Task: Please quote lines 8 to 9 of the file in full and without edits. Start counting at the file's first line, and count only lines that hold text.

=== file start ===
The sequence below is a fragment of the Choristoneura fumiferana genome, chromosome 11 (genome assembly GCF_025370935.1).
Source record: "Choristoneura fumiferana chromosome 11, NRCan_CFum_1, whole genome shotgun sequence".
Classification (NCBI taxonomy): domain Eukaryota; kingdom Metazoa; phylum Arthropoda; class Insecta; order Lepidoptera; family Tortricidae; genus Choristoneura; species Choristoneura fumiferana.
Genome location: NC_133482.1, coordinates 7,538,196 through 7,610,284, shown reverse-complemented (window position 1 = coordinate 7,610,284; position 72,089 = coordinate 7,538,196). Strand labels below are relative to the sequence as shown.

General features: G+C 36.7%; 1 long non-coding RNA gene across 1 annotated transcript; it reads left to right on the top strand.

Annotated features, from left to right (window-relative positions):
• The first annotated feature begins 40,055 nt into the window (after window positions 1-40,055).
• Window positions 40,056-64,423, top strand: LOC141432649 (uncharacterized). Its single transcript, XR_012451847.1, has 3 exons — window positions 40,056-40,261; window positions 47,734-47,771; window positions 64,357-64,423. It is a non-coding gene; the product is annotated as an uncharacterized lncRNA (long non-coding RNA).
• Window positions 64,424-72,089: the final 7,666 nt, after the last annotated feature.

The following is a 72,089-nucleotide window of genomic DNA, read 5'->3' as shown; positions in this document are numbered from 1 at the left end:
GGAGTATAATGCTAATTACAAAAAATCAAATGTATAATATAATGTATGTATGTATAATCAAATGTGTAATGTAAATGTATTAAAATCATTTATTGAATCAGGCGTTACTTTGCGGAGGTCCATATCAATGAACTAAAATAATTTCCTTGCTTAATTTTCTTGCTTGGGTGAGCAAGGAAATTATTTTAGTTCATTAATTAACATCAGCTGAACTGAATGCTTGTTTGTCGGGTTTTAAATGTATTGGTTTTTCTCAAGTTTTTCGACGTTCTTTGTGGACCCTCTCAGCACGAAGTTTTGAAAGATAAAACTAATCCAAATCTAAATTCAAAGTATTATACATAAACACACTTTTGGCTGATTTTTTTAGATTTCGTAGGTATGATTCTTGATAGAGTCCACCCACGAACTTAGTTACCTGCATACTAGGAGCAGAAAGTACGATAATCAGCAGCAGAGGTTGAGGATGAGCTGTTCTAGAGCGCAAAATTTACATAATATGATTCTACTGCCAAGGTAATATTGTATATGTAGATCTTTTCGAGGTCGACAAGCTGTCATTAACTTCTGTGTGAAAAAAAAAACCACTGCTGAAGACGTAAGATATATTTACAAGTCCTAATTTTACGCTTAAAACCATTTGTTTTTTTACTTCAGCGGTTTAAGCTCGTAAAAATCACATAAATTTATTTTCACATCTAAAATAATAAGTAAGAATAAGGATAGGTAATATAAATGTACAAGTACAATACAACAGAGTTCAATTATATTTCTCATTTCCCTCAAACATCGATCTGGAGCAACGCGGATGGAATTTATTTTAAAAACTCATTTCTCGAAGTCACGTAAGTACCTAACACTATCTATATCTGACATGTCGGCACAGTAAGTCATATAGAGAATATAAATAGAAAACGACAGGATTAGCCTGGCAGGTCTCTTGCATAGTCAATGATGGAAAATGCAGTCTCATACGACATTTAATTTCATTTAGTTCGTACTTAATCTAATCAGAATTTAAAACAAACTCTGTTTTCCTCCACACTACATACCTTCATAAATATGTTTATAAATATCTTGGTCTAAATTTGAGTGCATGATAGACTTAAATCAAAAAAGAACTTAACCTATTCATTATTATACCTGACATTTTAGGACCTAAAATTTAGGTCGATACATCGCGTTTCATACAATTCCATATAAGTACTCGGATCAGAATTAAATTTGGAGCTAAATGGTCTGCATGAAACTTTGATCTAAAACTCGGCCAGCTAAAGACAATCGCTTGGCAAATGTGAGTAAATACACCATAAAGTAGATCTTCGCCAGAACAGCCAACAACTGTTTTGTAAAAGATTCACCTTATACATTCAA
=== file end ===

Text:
• Window positions 40,056-64,423, top strand: LOC141432649 (uncharacterized). Its single transcript, XR_012451847.1, has 3 exons — window positions 40,056-40,261; window positions 47,734-47,771; window positions 64,357-64,423. It is a non-coding gene; the product is annotated as an uncharacterized lncRNA (long non-coding RNA).
• Window positions 64,424-72,089: the final 7,666 nt, after the last annotated feature.